Berlin 15: St. Marienkirche & some bridges

After paying our respects to Marx and Engels we headed for a church. There was a large one just across the river,  the Berlin Cathedral Church – Berliner Dom, but we spurned that in favour of the Protestant Evangelical St. Marienkirche further north on Karl-Liebknecht-Str.  Although it dates back in part 700 years, and is one of the two oldest churchis in Berlin there was extensive rebuilding in the nineteenth century. It was also very badly damaged in the war, and was rebuilt by the East German authorities in the 1950s.

My pictures give an impression of the interior, but don’t show the main reason it is worth visiting, for its art collection, which includes the 22m long 22m long ‘Totentanz’ (Dance of Death)  medieval wall painting from around 1420.

Close to the church is the Neptunbrunnen fountain with the Roman God in the middle and 4 women depicting the 4 main rivers of Prussia around the edge of the pool; behind it you can see the imposing town hall from 1869, the Rotes Rathaus.

The bronze Bronze ‘ Die Allegorie der Wissenschaft ‘ (The Allegory of Science), a man holding an open book and a globe by Albert Wolff is in front of the Nikolaikirche. It was one of the statues around his 1871 monument to King Friedrich Wilhelm III. The king was melted down as a part of the war effort in 1944, but this and another of the figures from around it survive in the church garden.

Ephraim-Palais museum in Poststrasse; we admired its steps and elegant facade but didn’t go in.  Originally built in 1766, it was destroyed by the Nazis in 1936, but many of the sculptures and details were kept in store, and the building was reconstructed by East Germany in 1985.

Looking north along the Spree.

Further across the bridge we could see Berlin Cathedral.

The Jungfernbrücke (Maidens bridge) on Friedrichsgracht. A wooden drawbridge was first built here across the Spree Canal (furthr north called the Kupfergraben) around 1688-9 and was replaced by a wood and iron bridge similar to the current bridge in 1798. There were once nine bridges like this. The canal was widened and the bridge extended in 1939, and has undergone several renovations in 1954, 1967 and 1979. The oldest bridge in Berlin, the origin of its name is uncertain, but possibly refers to a nearby shop run by two French women.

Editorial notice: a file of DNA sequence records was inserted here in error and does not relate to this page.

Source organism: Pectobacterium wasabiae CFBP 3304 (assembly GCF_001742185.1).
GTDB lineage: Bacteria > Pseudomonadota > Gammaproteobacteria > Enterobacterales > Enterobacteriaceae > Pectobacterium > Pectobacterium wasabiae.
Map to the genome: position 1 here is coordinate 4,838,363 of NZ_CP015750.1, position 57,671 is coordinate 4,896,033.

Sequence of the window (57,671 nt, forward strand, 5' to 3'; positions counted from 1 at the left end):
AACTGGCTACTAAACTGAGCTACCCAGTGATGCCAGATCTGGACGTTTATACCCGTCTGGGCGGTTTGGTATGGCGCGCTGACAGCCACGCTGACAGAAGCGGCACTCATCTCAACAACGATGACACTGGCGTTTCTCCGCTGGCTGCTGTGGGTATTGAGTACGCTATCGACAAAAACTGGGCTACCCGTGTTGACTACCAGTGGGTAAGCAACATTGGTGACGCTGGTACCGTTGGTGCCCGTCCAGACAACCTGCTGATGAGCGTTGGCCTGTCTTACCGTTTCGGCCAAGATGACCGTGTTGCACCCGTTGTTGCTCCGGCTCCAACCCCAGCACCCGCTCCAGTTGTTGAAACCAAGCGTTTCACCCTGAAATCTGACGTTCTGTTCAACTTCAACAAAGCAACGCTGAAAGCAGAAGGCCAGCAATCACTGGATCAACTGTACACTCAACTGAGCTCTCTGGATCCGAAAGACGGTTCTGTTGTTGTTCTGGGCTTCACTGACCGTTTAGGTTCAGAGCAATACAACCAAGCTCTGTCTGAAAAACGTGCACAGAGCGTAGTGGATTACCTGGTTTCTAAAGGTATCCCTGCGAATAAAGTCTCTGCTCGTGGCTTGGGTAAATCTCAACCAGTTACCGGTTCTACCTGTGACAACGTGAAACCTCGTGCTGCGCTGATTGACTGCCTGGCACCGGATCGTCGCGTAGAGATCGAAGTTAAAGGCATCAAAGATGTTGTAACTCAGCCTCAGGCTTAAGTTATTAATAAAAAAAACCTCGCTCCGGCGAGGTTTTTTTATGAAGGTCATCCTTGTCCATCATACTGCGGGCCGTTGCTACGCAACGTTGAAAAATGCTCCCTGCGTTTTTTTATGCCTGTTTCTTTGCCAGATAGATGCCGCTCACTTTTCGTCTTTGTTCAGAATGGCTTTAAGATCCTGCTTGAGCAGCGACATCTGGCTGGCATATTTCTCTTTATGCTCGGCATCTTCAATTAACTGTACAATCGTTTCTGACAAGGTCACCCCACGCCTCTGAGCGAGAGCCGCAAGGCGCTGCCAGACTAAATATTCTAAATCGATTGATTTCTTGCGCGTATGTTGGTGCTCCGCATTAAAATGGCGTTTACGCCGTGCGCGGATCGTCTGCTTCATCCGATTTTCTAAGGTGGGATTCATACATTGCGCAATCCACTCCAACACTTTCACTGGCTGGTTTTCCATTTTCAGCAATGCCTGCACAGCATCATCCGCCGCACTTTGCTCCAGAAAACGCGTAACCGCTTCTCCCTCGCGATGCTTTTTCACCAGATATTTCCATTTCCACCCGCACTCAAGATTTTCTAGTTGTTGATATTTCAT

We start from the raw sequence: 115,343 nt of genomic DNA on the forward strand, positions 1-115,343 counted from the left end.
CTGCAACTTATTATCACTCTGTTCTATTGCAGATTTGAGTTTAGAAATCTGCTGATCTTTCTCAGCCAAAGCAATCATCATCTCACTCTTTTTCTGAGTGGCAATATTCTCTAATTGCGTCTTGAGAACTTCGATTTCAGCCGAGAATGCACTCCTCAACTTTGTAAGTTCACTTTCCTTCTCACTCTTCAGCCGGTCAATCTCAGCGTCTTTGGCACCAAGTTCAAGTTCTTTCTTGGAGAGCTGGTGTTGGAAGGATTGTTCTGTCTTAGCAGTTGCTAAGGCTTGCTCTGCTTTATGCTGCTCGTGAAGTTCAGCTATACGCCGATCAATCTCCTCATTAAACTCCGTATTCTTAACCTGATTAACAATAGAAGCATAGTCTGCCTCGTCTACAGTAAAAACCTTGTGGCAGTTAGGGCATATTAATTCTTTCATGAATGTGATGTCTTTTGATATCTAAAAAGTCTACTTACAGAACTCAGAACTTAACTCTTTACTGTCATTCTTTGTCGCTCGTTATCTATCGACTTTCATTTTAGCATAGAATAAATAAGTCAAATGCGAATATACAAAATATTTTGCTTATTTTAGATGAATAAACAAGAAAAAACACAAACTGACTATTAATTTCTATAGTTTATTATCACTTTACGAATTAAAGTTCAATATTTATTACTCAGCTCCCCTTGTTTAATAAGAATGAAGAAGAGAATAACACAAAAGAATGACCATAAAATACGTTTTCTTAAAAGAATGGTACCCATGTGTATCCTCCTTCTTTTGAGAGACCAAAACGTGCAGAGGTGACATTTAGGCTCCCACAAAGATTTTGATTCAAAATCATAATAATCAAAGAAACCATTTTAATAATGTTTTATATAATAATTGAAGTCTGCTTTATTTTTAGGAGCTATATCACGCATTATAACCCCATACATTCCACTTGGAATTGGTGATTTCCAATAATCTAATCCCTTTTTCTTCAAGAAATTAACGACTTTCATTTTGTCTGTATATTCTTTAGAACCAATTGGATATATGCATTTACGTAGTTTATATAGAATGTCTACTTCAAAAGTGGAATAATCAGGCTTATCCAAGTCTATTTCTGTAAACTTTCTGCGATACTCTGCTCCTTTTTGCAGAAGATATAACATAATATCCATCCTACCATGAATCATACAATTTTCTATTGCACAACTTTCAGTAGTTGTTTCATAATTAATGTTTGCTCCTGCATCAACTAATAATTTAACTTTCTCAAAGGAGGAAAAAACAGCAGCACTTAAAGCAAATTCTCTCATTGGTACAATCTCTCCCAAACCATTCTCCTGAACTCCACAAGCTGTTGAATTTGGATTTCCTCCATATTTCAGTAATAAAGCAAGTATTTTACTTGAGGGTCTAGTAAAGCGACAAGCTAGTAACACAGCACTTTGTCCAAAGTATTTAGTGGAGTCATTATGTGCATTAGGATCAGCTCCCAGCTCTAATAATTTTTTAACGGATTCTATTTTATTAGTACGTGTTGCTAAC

We wandered around a bit, looking at buildings and shop windows, including this one for wedding dresses.

A fine building on the corner by the old bridge on Gertraudenstrasse, the Jewel House built in 1896-8  at huge expense for the gold merchant Wilhelm Müller. It has also over the years housed a clothing store, a music publisher, the offices of the German Gymnastics and Sports Federation and many other things including a wedding shop, still present on the ground floor. The building was extensively renovated in 2002. I took several pictures in the area but will spare you the rest. A bridge is supposed to have existed here since the 13th century but only got its present name after the hospital and the chapel of Saint Gertrude was built next to it in the 15th century. In 1739 it was replaced by a wooden lifting bridge which in turn was replace by the current stone Gertraudenbrücke in 1896.  There is now an adjacent modern rather plain steel bridge which carries the traffic and the old one is a historical monument.

This statue by Rudolf Siemering (1896) at the centre of the old Gertraudenbrücke shows St Gertrude. There are at least two St Gertrudes who are often confused. St Gerturde the Great, (1256-1302) was  a German Benedictine nun, mystic, and theologian who wrote many books and was an early devotee of the Sacred Heart of Jesus. and is often thought to be the subejct of this sculpture. But it was St Gertrude of of Nivelles, a 7th century Belgian abbess who was venerated as a protector against mice and rats at the time of the Black Death in the 15th century (she was said to have banished them with a prayer), and those at the base of the statue have been rubbed shiny by people touching for protection and good luck.  Long a patron saint of travellers she has in recent years also been adopted at the patron saint of cats. The bridge got its name form a nearby convent of St Gerturde, though I don’t know which one.

The statue was saved from being melted down in the Second World War as it was hidden by  the brass founder, but it disappeared mysteriously in 2017 according to newspaper reports, but was officially taken away for the restoration of the bridge. It had not been replaced by June 2018.

Our walks around Berlin continue in later posts.

Previous Berlin post

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